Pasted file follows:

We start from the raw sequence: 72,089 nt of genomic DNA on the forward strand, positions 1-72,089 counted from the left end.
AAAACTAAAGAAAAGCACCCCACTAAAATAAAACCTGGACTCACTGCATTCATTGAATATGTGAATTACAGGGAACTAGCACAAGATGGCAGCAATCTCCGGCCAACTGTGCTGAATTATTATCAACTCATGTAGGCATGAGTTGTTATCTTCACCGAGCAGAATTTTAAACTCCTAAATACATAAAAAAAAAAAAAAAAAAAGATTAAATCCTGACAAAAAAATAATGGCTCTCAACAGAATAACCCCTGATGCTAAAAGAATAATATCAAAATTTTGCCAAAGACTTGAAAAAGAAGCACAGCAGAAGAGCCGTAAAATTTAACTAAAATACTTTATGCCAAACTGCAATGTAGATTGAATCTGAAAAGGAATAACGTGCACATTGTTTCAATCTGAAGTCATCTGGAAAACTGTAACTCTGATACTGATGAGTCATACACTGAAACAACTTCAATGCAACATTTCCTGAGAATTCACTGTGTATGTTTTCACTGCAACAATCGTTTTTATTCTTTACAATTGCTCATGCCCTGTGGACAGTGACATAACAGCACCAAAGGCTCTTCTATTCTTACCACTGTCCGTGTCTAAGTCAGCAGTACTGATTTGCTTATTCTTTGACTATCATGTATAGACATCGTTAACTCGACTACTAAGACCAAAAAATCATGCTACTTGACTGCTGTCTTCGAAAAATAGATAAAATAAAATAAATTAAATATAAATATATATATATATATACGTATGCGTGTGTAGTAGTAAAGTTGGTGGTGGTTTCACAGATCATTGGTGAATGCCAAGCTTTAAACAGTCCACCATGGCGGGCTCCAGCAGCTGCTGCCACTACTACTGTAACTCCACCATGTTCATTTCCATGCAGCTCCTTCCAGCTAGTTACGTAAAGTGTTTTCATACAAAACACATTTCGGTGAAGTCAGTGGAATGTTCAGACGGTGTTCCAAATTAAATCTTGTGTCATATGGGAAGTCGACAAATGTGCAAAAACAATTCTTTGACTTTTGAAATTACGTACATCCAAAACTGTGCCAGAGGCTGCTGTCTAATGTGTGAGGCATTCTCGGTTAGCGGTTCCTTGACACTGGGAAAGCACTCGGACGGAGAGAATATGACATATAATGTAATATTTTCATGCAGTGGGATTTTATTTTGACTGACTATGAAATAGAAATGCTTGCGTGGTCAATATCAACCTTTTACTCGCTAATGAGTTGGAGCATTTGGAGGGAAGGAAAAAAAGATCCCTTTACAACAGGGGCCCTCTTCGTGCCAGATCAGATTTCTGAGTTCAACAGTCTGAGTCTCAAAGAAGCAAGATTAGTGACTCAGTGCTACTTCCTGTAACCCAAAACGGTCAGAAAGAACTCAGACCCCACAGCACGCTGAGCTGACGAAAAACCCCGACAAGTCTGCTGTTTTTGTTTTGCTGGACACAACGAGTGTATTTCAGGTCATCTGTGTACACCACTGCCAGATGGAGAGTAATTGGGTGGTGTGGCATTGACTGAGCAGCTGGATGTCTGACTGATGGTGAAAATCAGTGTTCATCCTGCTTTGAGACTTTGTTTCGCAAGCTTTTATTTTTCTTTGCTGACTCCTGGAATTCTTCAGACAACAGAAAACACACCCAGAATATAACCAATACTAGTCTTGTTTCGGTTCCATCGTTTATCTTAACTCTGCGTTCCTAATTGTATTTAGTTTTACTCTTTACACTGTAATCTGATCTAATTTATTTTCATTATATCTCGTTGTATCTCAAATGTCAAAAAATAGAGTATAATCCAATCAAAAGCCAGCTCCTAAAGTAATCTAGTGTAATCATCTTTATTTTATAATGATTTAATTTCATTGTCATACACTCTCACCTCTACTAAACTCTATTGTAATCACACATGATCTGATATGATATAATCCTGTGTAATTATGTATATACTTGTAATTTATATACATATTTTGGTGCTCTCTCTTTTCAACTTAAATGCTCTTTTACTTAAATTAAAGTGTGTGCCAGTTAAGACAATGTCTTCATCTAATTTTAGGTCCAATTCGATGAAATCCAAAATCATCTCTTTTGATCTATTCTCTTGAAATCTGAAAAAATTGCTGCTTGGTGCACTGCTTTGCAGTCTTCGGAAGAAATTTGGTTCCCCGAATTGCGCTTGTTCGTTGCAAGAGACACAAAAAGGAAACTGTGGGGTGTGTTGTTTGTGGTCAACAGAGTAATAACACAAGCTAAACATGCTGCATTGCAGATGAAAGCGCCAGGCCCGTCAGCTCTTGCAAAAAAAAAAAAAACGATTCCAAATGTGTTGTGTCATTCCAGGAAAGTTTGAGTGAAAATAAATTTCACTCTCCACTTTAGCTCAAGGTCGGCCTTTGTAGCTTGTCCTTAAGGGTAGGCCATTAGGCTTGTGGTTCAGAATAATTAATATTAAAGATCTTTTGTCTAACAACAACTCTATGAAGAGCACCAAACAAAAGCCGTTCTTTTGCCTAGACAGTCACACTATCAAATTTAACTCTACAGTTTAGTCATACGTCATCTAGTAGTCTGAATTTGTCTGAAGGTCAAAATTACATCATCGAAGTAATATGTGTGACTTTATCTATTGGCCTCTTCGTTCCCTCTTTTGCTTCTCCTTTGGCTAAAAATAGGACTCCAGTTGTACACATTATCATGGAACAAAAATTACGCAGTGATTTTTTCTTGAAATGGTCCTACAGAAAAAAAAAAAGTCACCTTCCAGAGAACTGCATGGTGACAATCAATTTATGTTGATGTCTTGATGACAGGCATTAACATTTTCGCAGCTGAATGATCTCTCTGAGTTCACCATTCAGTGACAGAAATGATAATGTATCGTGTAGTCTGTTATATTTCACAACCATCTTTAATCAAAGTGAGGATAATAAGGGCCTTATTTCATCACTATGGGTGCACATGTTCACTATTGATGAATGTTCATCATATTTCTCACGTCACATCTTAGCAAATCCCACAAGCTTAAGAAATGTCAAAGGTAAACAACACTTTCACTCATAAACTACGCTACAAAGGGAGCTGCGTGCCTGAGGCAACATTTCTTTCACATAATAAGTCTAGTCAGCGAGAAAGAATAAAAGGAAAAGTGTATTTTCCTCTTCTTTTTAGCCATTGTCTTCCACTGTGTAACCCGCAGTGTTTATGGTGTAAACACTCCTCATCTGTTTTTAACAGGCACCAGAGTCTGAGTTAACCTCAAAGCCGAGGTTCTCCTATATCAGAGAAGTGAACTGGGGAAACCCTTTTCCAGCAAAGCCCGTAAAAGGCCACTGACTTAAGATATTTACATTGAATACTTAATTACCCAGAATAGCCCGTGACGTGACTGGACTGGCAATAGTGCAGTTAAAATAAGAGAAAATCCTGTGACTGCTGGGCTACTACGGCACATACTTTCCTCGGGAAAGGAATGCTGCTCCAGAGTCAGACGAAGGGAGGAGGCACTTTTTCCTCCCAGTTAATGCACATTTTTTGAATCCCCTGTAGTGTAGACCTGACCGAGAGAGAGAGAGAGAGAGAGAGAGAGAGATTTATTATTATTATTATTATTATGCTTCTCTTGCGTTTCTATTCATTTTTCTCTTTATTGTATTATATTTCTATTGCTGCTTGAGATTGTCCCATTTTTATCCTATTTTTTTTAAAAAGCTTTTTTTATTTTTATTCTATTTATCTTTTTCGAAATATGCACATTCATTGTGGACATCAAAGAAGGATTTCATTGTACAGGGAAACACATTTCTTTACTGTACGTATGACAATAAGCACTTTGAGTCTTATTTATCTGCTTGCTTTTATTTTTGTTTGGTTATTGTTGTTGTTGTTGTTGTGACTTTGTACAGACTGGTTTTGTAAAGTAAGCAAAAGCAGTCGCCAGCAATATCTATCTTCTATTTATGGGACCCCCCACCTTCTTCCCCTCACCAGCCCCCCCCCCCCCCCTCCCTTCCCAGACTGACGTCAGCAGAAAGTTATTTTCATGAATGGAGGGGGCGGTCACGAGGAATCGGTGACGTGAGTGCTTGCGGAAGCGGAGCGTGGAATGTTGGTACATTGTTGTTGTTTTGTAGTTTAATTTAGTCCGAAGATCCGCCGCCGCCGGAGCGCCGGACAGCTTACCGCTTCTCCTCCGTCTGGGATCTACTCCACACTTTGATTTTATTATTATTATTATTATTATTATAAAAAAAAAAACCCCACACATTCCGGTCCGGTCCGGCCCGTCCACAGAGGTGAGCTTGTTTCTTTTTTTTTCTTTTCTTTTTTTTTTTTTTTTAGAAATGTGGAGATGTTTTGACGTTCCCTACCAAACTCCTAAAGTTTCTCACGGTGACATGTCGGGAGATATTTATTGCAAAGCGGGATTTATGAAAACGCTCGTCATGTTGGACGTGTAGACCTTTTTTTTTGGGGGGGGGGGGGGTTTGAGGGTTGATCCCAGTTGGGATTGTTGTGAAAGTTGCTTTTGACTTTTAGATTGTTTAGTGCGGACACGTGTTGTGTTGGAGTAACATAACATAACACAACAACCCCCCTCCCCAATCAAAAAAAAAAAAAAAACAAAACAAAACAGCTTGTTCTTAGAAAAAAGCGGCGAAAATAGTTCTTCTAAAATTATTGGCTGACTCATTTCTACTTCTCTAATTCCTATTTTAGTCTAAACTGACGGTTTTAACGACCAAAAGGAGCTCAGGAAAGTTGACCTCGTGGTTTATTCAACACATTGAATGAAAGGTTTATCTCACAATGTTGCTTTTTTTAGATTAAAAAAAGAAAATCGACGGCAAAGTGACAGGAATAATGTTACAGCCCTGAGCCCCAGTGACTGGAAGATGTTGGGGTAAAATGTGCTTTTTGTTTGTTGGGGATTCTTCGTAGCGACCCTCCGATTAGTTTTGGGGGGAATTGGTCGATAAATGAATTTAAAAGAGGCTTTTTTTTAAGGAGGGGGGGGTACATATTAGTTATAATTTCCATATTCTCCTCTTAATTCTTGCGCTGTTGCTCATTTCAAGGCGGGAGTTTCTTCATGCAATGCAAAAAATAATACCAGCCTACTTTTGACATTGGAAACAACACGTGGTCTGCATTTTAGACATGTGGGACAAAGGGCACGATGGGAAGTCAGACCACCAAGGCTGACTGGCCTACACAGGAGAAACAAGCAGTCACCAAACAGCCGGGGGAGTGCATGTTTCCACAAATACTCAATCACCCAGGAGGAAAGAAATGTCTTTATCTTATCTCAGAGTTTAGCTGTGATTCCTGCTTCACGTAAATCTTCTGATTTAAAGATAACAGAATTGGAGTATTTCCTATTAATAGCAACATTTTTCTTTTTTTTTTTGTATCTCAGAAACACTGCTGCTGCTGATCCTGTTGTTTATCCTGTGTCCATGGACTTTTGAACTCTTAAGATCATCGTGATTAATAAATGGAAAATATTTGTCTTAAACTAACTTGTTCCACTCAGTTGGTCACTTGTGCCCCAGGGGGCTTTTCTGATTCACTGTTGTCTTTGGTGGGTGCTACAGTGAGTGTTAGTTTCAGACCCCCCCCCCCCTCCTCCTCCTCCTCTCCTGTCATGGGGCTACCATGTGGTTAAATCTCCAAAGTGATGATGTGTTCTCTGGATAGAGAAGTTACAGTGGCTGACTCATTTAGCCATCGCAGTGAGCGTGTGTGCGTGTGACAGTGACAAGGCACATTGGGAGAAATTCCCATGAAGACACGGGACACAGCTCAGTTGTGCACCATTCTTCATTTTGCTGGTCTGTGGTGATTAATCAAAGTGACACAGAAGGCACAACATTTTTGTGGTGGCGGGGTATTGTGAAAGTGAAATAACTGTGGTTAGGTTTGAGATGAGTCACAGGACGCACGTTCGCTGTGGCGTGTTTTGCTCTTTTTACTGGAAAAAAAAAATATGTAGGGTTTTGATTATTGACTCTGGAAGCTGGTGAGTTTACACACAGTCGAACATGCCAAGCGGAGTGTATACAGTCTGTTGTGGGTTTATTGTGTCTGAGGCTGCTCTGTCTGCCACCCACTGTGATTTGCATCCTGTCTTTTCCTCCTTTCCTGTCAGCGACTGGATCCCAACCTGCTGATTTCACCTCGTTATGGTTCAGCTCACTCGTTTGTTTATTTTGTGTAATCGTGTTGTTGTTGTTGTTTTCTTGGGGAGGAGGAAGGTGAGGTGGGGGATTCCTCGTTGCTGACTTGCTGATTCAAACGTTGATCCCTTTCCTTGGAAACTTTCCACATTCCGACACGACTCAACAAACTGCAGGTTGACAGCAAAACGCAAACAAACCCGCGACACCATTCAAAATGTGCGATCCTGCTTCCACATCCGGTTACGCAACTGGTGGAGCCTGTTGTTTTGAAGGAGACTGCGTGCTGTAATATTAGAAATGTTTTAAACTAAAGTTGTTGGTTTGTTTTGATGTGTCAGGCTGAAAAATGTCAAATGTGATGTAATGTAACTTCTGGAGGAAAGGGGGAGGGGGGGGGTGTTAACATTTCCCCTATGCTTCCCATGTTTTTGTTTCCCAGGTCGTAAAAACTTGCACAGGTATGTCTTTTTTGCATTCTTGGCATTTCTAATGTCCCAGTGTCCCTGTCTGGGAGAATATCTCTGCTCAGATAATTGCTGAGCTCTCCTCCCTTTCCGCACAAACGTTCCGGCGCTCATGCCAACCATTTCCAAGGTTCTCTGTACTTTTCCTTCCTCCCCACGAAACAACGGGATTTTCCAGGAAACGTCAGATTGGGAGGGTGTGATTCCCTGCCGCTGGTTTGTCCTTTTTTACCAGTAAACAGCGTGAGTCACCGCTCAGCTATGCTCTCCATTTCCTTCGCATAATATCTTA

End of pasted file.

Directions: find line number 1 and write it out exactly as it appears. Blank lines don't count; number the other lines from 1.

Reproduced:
We start from the raw sequence: 72,089 nt of genomic DNA on the forward strand, positions 1-72,089 counted from the left end.